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    Effectiveness of Botulinum Toxin Treatment for Upper Limb Spasticity Poststroke Over Different ICF Domains : A Systematic Review and Meta-Analysis. / Andringa, Aukje; van de Port, Ingrid; van Wegen, Erwin; Ket, Johannes; Meskers, Carel; Kwakkel, Gert.

    In: Archives of Physical Medicine and Rehabilitation, Vol. 100, No. 9, 01.09.2019, p. 1703-1725.

    Research output: Contribution to JournalReview articleAcademicpeer-review

    TY - JOUR

    T1 - Effectiveness of Botulinum Toxin Treatment for Upper Limb Spasticity Poststroke Over Different ICF Domains

    T2 - A Systematic Review and Meta-Analysis

    AU - Andringa, Aukje

    AU - van de Port, Ingrid

    AU - van Wegen, Erwin

    AU - Ket, Johannes

    AU - Meskers, Carel

    AU - Kwakkel, Gert

    PY - 2019/9/1

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    N2 - Objective: To provide a comprehensive overview of reported effects and scientific robustness of botulinum toxin (BoNT) treatment regarding the main clinical goals related to poststroke upper limb spasticity, using the International Classification of Functioning, Disability and Health. Data Sources: Embase, PubMed, Wiley/Cochrane Library, and Ebsco/CINAHL were searched from inception up to May 16, 2018. Study Selection: We included randomized controlled trials comparing upper limb BoNT injections with a control intervention in patients with a history of stroke. A total of 1212 unique records were screened by 2 independent reviewers. Forty trials were identified, including 2718 patients with history of stroke. Data Extraction: Outcome data were pooled according to assessment timing (ie, 4-8wk and 12wk after injection), and categorized into 6 main clinical goals (ie, spasticity-related pain, involuntary movements, passive joint motion, care ability, arm and hand use, and standing and walking performance). Sensitivity analyses were performed for the influence of study and intervention characteristics, involvement of pharmaceutical industry, and publication bias. Data Synthesis: Robust evidence is shown for the effectiveness of BoNT in reducing resistance to passive movement, as measured with the (Modified) Ashworth Score, and improving self-care ability for the affected hand and arm after intervention (P<.005) and at follow-up (P<.005). In addition, robust evidence is shown for the absence of effect on arm-hand capacity at follow-up. BoNT was found to significantly reduce involuntary movements, spasticity-related pain, and caregiver burden, and improve passive range of motion, while no evidence was found for arm and hand use after intervention. Conclusions: In view of the robustness of current evidence, no further trials are needed to investigate BoNT for its favorable effects on resistance to passive movement of the spastic wrist and fingers, and on self-care. No trials are needed to further confirm the lack of effects of BoNT on arm-hand capacity, whereas additional trials are needed to establish the suggested favorable effects of BoNT on other body functions, which may result in clinically meaningful outcomes at activity and participation levels.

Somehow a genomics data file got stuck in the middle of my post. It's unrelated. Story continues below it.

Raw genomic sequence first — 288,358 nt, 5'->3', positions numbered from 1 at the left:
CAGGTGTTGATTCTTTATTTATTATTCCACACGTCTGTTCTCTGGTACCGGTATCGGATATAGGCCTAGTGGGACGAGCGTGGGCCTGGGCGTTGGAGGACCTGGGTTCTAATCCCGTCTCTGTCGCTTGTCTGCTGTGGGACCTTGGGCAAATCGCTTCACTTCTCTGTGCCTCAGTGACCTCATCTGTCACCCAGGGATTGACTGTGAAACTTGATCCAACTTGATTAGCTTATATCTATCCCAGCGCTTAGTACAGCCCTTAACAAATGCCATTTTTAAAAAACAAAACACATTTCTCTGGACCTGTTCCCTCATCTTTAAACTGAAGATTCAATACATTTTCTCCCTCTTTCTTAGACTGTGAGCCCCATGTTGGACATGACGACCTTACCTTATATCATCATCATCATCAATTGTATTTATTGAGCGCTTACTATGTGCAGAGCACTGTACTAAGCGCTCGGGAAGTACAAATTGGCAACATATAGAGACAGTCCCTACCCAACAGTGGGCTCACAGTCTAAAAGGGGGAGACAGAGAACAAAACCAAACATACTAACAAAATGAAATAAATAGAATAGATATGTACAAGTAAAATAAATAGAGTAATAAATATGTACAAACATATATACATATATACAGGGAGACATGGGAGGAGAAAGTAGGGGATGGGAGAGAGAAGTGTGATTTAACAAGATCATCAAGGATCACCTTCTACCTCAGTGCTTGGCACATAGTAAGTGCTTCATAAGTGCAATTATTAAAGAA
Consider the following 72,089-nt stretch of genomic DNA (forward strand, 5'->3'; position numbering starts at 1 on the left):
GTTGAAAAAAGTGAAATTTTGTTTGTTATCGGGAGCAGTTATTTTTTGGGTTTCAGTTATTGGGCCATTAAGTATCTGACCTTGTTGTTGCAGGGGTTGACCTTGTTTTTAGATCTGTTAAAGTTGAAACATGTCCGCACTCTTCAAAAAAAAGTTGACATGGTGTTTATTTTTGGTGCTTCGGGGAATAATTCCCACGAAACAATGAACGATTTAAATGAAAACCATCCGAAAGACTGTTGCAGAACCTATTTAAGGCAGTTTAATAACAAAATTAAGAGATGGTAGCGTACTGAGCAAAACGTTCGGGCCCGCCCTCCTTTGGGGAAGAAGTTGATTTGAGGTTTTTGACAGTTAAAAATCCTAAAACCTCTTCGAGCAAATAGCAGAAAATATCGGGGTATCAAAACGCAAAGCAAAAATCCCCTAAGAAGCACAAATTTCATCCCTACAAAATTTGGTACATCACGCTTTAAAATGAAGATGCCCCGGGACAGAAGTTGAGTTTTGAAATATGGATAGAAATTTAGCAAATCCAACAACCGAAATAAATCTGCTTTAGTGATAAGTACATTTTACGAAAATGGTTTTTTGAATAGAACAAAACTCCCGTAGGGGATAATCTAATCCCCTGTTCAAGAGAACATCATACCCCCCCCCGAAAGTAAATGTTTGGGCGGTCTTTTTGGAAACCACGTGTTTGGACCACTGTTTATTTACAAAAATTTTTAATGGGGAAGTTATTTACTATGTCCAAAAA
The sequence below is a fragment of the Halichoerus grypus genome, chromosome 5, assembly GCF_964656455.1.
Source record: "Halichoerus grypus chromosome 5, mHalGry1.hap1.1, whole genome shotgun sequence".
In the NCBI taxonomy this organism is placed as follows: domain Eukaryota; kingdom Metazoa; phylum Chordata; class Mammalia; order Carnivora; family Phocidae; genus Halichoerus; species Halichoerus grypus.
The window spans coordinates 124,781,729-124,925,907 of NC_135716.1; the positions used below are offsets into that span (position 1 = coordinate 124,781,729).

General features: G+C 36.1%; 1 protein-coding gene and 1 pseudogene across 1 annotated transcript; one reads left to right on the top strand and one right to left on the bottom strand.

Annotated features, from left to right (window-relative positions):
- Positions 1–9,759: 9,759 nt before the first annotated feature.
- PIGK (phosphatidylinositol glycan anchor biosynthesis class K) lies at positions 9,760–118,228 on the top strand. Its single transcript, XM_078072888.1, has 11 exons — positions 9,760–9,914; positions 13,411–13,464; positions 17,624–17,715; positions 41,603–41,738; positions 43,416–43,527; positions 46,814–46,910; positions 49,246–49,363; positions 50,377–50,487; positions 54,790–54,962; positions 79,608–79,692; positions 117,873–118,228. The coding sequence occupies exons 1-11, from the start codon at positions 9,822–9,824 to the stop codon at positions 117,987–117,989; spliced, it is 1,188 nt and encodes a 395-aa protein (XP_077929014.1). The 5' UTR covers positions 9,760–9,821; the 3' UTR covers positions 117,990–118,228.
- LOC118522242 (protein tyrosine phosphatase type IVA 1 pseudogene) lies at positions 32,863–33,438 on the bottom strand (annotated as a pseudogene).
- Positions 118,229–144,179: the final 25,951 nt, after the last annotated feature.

AB - Objective: To provide a comprehensive overview of reported effects and scientific robustness of botulinum toxin (BoNT) treatment regarding the main clinical goals related to poststroke upper limb spasticity, using the International Classification of Functioning, Disability and Health. Data Sources: Embase, PubMed, Wiley/Cochrane Library, and Ebsco/CINAHL were searched from inception up to May 16, 2018. Study Selection: We included randomized controlled trials comparing upper limb BoNT injections with a control intervention in patients with a history of stroke. A total of 1212 unique records were screened by 2 independent reviewers. Forty trials were identified, including 2718 patients with history of stroke. Data Extraction: Outcome data were pooled according to assessment timing (ie, 4-8wk and 12wk after injection), and categorized into 6 main clinical goals (ie, spasticity-related pain, involuntary movements, passive joint motion, care ability, arm and hand use, and standing and walking performance). Sensitivity analyses were performed for the influence of study and intervention characteristics, involvement of pharmaceutical industry, and publication bias. Data Synthesis: Robust evidence is shown for the effectiveness of BoNT in reducing resistance to passive movement, as measured with the (Modified) Ashworth Score, and improving self-care ability for the affected hand and arm after intervention (P<.005) and at follow-up (P<.005). In addition, robust evidence is shown for the absence of effect on arm-hand capacity at follow-up. BoNT was found to significantly reduce involuntary movements, spasticity-related pain, and caregiver burden, and improve passive range of motion, while no evidence was found for arm and hand use after intervention. Conclusions: In view of the robustness of current evidence, no further trials are needed to investigate BoNT for its favorable effects on resistance to passive movement of the spastic wrist and fingers, and on self-care. No trials are needed to further confirm the lack of effects of BoNT on arm-hand capacity, whereas additional trials are needed to establish the suggested favorable effects of BoNT on other body functions, which may result in clinically meaningful outcomes at activity and participation levels.

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    KW - Muscle spasticity

    KW - Rehabilitation